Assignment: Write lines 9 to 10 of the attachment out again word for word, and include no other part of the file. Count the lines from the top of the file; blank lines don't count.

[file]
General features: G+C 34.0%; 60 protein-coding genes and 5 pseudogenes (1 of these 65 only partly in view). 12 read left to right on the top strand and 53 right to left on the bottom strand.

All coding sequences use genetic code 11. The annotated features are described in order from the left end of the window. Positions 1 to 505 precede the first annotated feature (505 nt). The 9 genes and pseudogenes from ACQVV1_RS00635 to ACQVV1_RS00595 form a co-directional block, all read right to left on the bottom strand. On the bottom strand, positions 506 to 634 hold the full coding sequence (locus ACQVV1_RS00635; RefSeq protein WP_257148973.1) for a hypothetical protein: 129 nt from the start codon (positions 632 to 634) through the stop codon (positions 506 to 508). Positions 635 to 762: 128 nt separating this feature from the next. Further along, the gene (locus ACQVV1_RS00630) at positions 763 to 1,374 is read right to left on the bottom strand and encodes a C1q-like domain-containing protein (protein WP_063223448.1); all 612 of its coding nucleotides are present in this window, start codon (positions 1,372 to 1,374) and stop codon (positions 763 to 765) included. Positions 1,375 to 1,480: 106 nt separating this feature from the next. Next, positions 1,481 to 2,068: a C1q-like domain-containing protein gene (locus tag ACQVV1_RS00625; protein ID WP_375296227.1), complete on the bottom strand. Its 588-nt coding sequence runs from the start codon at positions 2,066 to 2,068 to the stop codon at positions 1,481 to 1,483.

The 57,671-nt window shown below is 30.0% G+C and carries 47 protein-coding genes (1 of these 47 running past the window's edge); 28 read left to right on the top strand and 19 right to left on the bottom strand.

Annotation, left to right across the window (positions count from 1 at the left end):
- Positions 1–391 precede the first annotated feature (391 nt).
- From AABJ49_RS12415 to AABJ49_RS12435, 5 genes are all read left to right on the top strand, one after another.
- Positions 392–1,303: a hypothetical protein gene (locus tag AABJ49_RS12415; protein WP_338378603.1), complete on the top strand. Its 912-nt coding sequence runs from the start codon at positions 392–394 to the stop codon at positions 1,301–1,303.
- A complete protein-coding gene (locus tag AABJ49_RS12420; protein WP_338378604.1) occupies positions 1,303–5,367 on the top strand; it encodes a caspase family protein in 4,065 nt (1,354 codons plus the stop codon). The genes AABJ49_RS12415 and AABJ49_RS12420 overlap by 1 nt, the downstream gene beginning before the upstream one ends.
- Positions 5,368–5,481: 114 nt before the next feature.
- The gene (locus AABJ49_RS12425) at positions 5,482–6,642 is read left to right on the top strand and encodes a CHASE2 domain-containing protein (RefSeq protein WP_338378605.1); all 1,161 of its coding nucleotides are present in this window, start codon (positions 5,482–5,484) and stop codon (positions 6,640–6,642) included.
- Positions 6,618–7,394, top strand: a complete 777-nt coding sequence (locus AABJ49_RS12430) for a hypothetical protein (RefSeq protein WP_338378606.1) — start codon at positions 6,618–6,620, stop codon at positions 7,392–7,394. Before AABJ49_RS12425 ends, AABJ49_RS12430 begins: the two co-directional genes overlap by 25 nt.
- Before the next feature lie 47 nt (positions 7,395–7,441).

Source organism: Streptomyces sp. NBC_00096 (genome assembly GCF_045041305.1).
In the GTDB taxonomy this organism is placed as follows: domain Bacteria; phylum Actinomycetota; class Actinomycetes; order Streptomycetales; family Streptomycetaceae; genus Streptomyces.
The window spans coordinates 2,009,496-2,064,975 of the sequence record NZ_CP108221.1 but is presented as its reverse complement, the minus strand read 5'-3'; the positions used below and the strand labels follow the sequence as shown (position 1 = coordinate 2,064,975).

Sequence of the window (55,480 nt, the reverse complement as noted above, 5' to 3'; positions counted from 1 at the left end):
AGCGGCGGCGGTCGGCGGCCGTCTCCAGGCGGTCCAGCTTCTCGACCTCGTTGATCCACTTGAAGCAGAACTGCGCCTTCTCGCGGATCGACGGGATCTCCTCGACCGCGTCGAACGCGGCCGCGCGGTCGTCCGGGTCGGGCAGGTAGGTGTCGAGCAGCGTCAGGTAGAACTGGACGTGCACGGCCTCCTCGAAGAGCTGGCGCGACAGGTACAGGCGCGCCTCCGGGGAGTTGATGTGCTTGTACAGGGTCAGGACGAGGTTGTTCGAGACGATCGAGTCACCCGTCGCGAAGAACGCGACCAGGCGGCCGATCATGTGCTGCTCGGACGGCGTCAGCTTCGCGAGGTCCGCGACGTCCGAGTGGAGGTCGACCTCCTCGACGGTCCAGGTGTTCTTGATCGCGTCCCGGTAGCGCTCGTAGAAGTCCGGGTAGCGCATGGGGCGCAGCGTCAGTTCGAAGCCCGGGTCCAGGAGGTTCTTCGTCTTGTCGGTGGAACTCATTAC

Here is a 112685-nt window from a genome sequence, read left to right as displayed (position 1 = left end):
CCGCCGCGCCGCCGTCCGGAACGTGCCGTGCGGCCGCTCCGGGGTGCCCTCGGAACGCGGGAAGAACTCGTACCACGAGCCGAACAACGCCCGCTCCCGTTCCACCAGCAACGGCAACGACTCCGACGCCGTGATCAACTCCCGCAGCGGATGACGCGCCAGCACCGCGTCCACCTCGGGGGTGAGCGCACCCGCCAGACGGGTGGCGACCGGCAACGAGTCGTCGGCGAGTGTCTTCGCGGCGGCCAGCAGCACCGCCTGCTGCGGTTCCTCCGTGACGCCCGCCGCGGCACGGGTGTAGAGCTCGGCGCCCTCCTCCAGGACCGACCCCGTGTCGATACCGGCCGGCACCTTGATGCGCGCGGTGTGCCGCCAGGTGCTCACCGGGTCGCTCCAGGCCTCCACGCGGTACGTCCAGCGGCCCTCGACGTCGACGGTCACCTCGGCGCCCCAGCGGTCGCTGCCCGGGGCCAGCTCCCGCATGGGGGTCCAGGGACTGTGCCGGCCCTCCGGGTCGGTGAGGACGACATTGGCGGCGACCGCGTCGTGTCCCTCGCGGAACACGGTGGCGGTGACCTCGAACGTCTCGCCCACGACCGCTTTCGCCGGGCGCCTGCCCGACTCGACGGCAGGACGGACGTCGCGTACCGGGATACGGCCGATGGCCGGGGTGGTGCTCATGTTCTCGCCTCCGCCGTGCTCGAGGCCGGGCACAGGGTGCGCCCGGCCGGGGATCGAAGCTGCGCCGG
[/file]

- Positions 5,368–5,481: 114 nt before the next feature.
- The gene (locus AABJ49_RS12425) at positions 5,482–6,642 is read left to right on the top strand and encodes a CHASE2 domain-containing protein (RefSeq protein WP_338378605.1); all 1,161 of its coding nucleotides are present in this window, start codon (positions 5,482–5,484) and stop codon (positions 6,640–6,642) included.